Take the Stress Out of Packing

The number one thing I realized, after years of stressing out and over-packing, was that I really didn’t need as much as I thought I did. I didn’t need to bring my favourite outfits along with all their matching accessories. I was going on a vacation, not a photo shoot.  Who cares if I am wearing the same thing in every photo? It’s not about what I am wearing. It is about where I am. The experience. The scenery. The people.

My packing epiphany came to me as I stood in Pearson International Airport in Toronto, Canada, and watched in horror as my suitcase came down the conveyor belt. Actually, I saw my clothes first, as they tumbled out of my busted, exposed, and overstuffed suitcase.

Twelve hours earlier, sweaty and tearful, I had been sitting collapsed on top of my suitcase. I’d finally managed to close it when I spotted a shoe across the hotel room. Not a pair. Simply one right-footed brown loafer. I held it and cried out loud, “Where am I going to put this?” Defeated, I stuffed it in my purse and slept for a couple of hours before my flight.

Now in Toronto I pulled my heavy suitcase off the conveyor, tucked my clothes back through the crack, and vowed to change my over-packing ways. I mean, for goodness sake, I had packed nine pairs of shoes for a ten-day vacation. Nine pairs of shoes.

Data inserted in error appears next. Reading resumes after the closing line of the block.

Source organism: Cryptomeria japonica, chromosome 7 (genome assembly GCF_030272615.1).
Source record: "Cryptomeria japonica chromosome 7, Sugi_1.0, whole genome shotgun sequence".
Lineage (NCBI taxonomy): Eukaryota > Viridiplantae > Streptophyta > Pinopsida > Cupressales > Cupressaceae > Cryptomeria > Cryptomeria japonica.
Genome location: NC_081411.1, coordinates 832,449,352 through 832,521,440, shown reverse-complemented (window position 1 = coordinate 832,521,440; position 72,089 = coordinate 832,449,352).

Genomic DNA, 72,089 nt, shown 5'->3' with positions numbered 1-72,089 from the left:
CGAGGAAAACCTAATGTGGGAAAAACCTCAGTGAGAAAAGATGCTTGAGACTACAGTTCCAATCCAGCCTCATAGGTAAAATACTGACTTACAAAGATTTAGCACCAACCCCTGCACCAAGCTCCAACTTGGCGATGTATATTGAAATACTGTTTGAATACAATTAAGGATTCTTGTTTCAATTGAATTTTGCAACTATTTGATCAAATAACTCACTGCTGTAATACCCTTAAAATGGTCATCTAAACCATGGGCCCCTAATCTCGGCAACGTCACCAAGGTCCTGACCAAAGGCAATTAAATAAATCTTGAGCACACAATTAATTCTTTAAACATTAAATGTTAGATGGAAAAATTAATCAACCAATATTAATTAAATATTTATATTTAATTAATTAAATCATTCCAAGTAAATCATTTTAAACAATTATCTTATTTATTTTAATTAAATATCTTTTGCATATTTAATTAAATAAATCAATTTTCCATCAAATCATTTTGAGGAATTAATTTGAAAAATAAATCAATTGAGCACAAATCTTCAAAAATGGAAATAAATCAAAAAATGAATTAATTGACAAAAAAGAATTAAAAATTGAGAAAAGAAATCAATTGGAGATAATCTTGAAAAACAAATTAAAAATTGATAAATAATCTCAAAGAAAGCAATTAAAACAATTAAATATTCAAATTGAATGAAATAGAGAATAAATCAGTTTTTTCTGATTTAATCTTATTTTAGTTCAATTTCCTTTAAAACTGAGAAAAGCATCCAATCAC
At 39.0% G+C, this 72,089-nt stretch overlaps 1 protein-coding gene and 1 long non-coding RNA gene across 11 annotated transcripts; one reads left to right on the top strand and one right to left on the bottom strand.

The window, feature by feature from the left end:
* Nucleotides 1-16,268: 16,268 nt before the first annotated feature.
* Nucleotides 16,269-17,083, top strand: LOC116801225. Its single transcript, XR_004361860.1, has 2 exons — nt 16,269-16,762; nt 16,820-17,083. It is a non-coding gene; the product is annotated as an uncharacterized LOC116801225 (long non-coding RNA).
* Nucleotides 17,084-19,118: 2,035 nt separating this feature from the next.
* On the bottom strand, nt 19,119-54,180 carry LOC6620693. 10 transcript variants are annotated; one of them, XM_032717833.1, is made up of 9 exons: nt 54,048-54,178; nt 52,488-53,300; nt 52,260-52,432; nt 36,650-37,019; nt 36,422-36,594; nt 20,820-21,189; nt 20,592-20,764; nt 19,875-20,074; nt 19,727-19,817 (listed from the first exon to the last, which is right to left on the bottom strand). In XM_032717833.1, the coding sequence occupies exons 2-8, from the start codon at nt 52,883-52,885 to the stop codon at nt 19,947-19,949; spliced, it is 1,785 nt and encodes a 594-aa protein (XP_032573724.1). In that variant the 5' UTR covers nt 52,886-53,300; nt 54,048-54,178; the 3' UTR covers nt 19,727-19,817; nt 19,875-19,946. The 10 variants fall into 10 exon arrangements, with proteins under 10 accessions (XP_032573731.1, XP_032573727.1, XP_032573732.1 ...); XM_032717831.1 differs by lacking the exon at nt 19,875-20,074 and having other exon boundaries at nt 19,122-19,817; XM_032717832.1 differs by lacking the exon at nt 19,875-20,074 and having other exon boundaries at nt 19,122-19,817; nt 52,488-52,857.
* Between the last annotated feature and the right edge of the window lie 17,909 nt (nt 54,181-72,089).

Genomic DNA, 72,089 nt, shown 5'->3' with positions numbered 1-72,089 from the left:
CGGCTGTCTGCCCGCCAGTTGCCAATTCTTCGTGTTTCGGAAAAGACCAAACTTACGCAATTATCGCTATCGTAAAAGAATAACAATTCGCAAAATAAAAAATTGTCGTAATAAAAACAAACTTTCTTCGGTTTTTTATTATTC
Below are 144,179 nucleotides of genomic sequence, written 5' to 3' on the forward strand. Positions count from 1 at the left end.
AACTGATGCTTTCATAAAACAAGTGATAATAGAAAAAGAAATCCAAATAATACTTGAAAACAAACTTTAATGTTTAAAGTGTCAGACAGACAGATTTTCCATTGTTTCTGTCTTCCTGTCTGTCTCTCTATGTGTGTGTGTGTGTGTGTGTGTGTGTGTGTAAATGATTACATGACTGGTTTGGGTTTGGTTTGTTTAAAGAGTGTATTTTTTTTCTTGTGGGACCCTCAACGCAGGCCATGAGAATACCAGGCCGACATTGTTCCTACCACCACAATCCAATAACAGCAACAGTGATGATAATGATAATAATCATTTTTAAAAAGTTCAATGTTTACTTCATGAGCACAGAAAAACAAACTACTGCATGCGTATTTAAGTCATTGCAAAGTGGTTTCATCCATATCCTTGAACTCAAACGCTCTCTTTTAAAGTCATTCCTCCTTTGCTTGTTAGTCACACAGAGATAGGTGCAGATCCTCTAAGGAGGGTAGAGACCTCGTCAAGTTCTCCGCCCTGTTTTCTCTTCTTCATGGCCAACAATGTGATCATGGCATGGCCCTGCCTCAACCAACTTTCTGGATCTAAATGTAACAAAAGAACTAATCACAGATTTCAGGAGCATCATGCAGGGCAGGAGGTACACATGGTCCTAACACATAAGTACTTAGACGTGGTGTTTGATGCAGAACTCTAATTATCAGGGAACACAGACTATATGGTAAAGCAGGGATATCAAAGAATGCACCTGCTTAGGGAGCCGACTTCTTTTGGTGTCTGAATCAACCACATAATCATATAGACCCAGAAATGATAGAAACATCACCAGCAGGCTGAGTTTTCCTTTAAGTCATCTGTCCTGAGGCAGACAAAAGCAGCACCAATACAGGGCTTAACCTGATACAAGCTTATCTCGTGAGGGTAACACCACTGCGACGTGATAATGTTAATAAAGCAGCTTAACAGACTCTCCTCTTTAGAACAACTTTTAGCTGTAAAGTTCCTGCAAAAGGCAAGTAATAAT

Once you realize that you don’t need as much as you think you need—then pair that realization with the fact that, no matter how remote your destination is, if you do forget something, you can buy it—your packing will be stress-free.

Here are a few more tips to help you keep it light:

  •  Check the weather at your destination frequently and as close to your departure date as possible. This helps immensely in packing the essentials and nothing outrageously inappropriate for the climate. When choosing your clothes, make sure the colours are neutral and complementary so they can easily mix and match. Add a scarf or jewellery for added flair and colour—or better yet, buy them on location to support the local economy and take home a beautiful, wearable souvenir.
  • Wear your heaviest clothes on the plane, like an extra sweater and your jacket.
  • As for shoes, wear a comfy pair (like runners) and pack a dressier pair, plus flip-flops.
  • Rolling your clothes is key to reducing wrinkles and effectively using space, as is using Ziploc bags. This helps you to locate things easily without having to take everything out of the suitcase, and it makes it easier to separate clean clothes from dirty ones. As for dirty laundry, there is always the laundromat or hand-washing. No more 30 pairs of underwear.  Bring only a few and wash them or bring older ones and throw them out as you go.
  •  Lastly, and this is my favourite: depending on the destination I will often take clothes that I am willing to leave behind, to give to host families, porters, or local donation boxes.  In turn, this provides space in the suitcase for local items. Because really, folks: at the end of our adventures, we all want to take home a little souvenir of the beautiful places we’ve seen—and for that, you need space in your suitcase.

For more travel adventures, check our blog.

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